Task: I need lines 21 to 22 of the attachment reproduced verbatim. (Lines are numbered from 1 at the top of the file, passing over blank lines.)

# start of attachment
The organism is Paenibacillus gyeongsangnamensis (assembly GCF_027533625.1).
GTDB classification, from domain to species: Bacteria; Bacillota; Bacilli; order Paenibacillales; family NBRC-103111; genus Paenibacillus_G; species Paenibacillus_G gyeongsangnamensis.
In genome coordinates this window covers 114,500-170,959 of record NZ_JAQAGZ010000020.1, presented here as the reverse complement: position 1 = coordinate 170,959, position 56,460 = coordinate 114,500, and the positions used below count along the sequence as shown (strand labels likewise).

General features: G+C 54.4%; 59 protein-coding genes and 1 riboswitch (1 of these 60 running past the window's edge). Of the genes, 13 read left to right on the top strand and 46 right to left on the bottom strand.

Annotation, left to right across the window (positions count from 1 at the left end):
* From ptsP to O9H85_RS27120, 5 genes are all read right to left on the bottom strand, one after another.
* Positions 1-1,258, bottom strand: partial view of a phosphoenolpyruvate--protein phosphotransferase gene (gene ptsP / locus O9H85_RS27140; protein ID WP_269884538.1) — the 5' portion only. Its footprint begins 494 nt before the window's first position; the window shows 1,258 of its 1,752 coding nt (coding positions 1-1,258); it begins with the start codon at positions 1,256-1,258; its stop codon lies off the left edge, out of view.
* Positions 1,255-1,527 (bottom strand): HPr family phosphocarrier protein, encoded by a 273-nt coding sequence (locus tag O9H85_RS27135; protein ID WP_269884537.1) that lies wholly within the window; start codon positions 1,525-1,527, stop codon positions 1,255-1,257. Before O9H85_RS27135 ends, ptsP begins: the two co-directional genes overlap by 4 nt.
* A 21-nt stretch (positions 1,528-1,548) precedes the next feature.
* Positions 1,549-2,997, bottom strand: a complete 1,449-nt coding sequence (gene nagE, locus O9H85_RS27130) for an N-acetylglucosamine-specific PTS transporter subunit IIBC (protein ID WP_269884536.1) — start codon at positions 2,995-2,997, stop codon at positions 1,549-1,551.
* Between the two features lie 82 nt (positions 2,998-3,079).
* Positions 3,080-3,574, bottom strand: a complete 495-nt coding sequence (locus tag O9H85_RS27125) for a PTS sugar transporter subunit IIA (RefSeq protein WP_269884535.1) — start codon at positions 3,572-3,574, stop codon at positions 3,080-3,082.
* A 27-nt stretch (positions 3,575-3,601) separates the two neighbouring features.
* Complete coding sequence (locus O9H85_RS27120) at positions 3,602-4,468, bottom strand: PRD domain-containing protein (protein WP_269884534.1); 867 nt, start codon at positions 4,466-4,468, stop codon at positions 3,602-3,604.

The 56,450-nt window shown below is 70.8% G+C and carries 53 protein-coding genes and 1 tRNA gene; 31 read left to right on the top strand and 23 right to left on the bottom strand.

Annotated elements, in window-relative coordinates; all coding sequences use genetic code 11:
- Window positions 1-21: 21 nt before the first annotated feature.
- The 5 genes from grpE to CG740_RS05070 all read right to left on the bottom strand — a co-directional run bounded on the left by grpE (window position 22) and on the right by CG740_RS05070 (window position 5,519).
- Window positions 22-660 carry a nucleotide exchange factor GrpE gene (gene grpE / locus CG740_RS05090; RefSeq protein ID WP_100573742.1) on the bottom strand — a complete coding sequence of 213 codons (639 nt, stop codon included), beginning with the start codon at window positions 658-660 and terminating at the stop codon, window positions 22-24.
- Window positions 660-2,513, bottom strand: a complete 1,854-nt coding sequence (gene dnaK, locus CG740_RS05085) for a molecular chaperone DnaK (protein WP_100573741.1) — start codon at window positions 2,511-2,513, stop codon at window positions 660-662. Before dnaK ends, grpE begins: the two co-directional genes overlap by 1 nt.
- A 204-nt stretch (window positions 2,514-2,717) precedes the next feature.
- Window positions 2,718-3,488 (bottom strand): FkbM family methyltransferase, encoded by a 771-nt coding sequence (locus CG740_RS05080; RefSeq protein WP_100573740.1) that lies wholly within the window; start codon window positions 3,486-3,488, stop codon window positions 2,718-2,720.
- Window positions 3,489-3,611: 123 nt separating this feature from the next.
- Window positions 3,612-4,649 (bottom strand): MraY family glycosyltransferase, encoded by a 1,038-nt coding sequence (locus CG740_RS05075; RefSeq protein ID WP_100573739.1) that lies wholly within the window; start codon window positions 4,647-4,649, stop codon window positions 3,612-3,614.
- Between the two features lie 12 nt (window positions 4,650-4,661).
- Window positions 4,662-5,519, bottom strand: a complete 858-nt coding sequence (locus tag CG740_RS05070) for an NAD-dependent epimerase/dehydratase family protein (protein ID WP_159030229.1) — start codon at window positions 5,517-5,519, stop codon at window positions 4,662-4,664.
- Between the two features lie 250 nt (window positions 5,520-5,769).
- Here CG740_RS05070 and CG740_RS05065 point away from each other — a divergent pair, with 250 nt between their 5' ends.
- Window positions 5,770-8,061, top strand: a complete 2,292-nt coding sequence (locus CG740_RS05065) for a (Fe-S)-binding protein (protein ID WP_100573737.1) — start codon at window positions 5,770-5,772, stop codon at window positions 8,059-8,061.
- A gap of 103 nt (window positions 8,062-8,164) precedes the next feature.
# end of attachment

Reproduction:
- A 204-nt stretch (window positions 2,514-2,717) precedes the next feature.
- Window positions 2,718-3,488 (bottom strand): FkbM family methyltransferase, encoded by a 771-nt coding sequence (locus CG740_RS05080; RefSeq protein WP_100573740.1) that lies wholly within the window; start codon window positions 3,486-3,488, stop codon window positions 2,718-2,720.